The "native" ISO is 100, but can be shot up to 400 with absolutely
no noise. The highest "normal" speed you can set is ISO 800, and
you can get to 1600 and even 3200 if desired via the menu. Beginning at ISO
800, there is a noticeable drop in brightness, increase in noise, and the shadows
get very blocked up. You can also turn on the "noise reduction"
command for higher ISOs.
using the 200mm Macro with the 1.5 conversion factor, renders
the background purple orchids as a detail-less, complementary
White balance options are available for bright sunlight, overcast, dark overcast,
fog, sunrise, and sunset. When shooting in raw, the white balance can be set
during the raw conversion. Actually, you can try all of the white balance options
to see which works best for you. When shooting in JPEG, one needs to set the
white balance before shooting. This can be done by selecting an available option
or by using an ExpoDisc device to preset the white balance. I use a great deal
of color correction and color altering/enhancing glass filters and prefer them,
as they are faster and save computer time in the processing stage.
While the D2X has a list of impressive features, all are pretty meaningless
if the camera doesn't perform in the field. Following are some of the
settings that I used and why.
First off, I always use mirror lockup on non-moving subjects in order to avoid
any camera shake produced by some shutter speeds.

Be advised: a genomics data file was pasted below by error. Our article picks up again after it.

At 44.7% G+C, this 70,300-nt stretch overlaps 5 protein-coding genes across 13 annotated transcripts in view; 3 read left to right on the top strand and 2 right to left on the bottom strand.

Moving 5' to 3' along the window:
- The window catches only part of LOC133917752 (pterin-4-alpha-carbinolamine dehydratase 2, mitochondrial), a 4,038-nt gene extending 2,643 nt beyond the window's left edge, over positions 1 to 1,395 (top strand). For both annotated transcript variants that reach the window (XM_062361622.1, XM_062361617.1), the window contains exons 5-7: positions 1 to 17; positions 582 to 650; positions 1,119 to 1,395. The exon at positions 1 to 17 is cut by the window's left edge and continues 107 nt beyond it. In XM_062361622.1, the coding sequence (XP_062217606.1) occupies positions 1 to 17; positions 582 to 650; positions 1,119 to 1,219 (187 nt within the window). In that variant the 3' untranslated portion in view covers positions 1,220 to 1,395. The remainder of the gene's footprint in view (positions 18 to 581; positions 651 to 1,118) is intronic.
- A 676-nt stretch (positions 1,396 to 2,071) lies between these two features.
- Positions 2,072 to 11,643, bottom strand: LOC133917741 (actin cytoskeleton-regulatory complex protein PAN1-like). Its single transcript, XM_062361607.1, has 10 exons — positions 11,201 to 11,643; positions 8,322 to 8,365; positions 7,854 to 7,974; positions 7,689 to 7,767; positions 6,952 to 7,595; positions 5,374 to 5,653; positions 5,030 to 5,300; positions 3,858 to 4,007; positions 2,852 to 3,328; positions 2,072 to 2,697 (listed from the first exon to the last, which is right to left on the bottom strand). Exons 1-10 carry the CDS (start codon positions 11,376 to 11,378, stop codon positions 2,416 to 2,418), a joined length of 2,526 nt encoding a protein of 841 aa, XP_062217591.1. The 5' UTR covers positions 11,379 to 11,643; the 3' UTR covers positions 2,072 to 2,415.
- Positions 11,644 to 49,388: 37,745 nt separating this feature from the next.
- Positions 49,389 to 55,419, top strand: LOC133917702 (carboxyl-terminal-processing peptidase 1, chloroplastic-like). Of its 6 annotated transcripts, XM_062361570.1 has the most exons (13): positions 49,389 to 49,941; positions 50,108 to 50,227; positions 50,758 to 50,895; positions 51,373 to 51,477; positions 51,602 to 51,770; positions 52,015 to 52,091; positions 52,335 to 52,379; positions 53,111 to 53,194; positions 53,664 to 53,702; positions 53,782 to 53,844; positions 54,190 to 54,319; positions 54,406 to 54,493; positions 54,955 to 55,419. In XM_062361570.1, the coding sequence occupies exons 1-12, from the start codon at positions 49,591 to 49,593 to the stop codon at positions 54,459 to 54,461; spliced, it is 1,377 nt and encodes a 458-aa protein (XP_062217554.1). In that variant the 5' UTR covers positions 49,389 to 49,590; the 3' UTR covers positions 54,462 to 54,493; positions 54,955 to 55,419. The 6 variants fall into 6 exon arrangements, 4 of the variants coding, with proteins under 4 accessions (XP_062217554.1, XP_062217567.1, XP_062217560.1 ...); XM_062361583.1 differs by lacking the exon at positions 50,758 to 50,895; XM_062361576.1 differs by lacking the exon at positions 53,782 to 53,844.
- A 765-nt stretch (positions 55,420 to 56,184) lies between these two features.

My image quality is set to raw+ and JPEG basic. This is done because I don't
want to process every raw image in order to edit. The JPEGs can all be placed
in a folder and viewed immediately by dragging the folder into a program like
iView Media. The NEF and JPEG image have the same number, so after seeing what
image I want to edit in the JPEG window, I process the corresponding NEF image.
Seeing how the D2X handles fog and subtle light, I photographed
this same scene with digital and with Velvia 50 and they look
identical after processing the digital image.
My white balance is set to the bright sunlight setting, because the camera
"expects" to see bright sunlight and compensates the least of all
the other white balance options. Then I try various white balance options during
the raw processing phase.
My ISO is set to the lowest number for greatest sharpness and clarity. On the
D2X, the lowest is ISO 100. Image Sharpening is turned off, as I prefer to do
all sharpening in Photoshop.
My Tone Compensation is set to A (Auto). This is the camera default and automatically
optimizes contrast by choosing the appropriate curve for each image. The Color
Space is set to Adobe RGB as the widest color space available on the D2X. The
Color mode is set to III for landscape/nature.